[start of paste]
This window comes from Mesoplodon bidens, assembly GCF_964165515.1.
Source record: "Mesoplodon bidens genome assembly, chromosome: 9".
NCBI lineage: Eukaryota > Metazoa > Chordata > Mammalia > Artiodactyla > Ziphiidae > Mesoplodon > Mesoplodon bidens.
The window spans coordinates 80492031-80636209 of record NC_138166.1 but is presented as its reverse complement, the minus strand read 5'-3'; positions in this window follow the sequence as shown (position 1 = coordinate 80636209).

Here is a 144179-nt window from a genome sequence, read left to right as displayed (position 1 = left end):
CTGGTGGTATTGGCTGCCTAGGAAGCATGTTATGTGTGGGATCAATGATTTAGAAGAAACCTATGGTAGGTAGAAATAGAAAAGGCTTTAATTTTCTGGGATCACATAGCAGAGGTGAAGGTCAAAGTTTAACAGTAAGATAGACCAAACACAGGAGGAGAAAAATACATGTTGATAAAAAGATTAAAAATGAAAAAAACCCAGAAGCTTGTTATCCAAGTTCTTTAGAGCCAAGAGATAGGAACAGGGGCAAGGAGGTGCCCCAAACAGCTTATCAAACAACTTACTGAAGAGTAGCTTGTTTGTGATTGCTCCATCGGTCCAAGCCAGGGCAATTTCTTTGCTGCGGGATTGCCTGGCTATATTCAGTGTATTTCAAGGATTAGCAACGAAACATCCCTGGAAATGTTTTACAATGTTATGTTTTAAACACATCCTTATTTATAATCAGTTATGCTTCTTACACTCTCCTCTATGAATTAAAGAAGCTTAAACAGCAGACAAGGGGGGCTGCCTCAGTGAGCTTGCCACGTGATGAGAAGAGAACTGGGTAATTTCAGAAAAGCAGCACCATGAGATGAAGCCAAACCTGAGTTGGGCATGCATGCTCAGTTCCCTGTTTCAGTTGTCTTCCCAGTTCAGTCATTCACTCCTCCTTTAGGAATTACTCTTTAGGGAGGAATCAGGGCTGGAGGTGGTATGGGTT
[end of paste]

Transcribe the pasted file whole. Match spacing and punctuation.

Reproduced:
This window comes from Mesoplodon bidens, assembly GCF_964165515.1.
Source record: "Mesoplodon bidens genome assembly, chromosome: 9".
NCBI lineage: Eukaryota > Metazoa > Chordata > Mammalia > Artiodactyla > Ziphiidae > Mesoplodon > Mesoplodon bidens.
The window spans coordinates 80492031-80636209 of record NC_138166.1 but is presented as its reverse complement, the minus strand read 5'-3'; positions in this window follow the sequence as shown (position 1 = coordinate 80636209).

Here is a 144179-nt window from a genome sequence, read left to right as displayed (position 1 = left end):
CTGGTGGTATTGGCTGCCTAGGAAGCATGTTATGTGTGGGATCAATGATTTAGAAGAAACCTATGGTAGGTAGAAATAGAAAAGGCTTTAATTTTCTGGGATCACATAGCAGAGGTGAAGGTCAAAGTTTAACAGTAAGATAGACCAAACACAGGAGGAGAAAAATACATGTTGATAAAAAGATTAAAAATGAAAAAAACCCAGAAGCTTGTTATCCAAGTTCTTTAGAGCCAAGAGATAGGAACAGGGGCAAGGAGGTGCCCCAAACAGCTTATCAAACAACTTACTGAAGAGTAGCTTGTTTGTGATTGCTCCATCGGTCCAAGCCAGGGCAATTTCTTTGCTGCGGGATTGCCTGGCTATATTCAGTGTATTTCAAGGATTAGCAACGAAACATCCCTGGAAATGTTTTACAATGTTATGTTTTAAACACATCCTTATTTATAATCAGTTATGCTTCTTACACTCTCCTCTATGAATTAAAGAAGCTTAAACAGCAGACAAGGGGGGCTGCCTCAGTGAGCTTGCCACGTGATGAGAAGAGAACTGGGTAATTTCAGAAAAGCAGCACCATGAGATGAAGCCAAACCTGAGTTGGGCATGCATGCTCAGTTCCCTGTTTCAGTTGTCTTCCCAGTTCAGTCATTCACTCCTCCTTTAGGAATTACTCTTTAGGGAGGAATCAGGGCTGGAGGTGGTATGGGTT